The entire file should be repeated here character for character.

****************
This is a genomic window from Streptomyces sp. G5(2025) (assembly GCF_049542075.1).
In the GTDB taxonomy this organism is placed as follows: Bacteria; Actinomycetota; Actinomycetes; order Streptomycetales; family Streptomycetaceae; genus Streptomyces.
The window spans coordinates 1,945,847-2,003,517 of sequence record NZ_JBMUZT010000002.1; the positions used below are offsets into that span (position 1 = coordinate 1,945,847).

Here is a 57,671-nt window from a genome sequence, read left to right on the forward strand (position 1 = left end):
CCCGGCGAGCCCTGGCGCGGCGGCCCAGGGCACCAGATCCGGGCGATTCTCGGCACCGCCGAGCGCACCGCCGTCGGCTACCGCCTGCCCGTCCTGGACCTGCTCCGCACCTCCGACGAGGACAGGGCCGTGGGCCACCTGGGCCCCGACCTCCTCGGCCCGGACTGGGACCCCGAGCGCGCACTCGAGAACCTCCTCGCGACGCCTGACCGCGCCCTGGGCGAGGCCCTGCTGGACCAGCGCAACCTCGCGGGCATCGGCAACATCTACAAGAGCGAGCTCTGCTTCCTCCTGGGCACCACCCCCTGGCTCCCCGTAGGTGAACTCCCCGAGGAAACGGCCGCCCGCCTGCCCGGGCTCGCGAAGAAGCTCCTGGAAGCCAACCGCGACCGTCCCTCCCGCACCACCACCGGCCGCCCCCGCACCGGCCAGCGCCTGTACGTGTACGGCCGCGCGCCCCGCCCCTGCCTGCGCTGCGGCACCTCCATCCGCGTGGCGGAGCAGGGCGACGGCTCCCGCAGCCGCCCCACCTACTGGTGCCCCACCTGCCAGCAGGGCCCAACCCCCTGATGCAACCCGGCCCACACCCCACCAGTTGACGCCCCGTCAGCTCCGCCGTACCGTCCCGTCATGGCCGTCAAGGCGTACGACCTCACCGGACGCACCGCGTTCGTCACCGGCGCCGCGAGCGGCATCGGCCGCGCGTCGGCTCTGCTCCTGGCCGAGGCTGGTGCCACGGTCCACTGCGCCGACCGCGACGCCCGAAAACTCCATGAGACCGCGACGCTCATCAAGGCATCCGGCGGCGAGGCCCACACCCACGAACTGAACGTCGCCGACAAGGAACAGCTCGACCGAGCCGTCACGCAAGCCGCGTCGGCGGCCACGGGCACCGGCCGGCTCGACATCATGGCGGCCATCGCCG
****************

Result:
This is a genomic window from Streptomyces sp. G5(2025) (assembly GCF_049542075.1).
In the GTDB taxonomy this organism is placed as follows: Bacteria; Actinomycetota; Actinomycetes; order Streptomycetales; family Streptomycetaceae; genus Streptomyces.
The window spans coordinates 1,945,847-2,003,517 of sequence record NZ_JBMUZT010000002.1; the positions used below are offsets into that span (position 1 = coordinate 1,945,847).

Here is a 57,671-nt window from a genome sequence, read left to right on the forward strand (position 1 = left end):
CCCGGCGAGCCCTGGCGCGGCGGCCCAGGGCACCAGATCCGGGCGATTCTCGGCACCGCCGAGCGCACCGCCGTCGGCTACCGCCTGCCCGTCCTGGACCTGCTCCGCACCTCCGACGAGGACAGGGCCGTGGGCCACCTGGGCCCCGACCTCCTCGGCCCGGACTGGGACCCCGAGCGCGCACTCGAGAACCTCCTCGCGACGCCTGACCGCGCCCTGGGCGAGGCCCTGCTGGACCAGCGCAACCTCGCGGGCATCGGCAACATCTACAAGAGCGAGCTCTGCTTCCTCCTGGGCACCACCCCCTGGCTCCCCGTAGGTGAACTCCCCGAGGAAACGGCCGCCCGCCTGCCCGGGCTCGCGAAGAAGCTCCTGGAAGCCAACCGCGACCGTCCCTCCCGCACCACCACCGGCCGCCCCCGCACCGGCCAGCGCCTGTACGTGTACGGCCGCGCGCCCCGCCCCTGCCTGCGCTGCGGCACCTCCATCCGCGTGGCGGAGCAGGGCGACGGCTCCCGCAGCCGCCCCACCTACTGGTGCCCCACCTGCCAGCAGGGCCCAACCCCCTGATGCAACCCGGCCCACACCCCACCAGTTGACGCCCCGTCAGCTCCGCCGTACCGTCCCGTCATGGCCGTCAAGGCGTACGACCTCACCGGACGCACCGCGTTCGTCACCGGCGCCGCGAGCGGCATCGGCCGCGCGTCGGCTCTGCTCCTGGCCGAGGCTGGTGCCACGGTCCACTGCGCCGACCGCGACGCCCGAAAACTCCATGAGACCGCGACGCTCATCAAGGCATCCGGCGGCGAGGCCCACACCCACGAACTGAACGTCGCCGACAAGGAACAGCTCGACCGAGCCGTCACGCAAGCCGCGTCGGCGGCCACGGGCACCGGCCGGCTCGACATCATGGCGGCCATCGCCG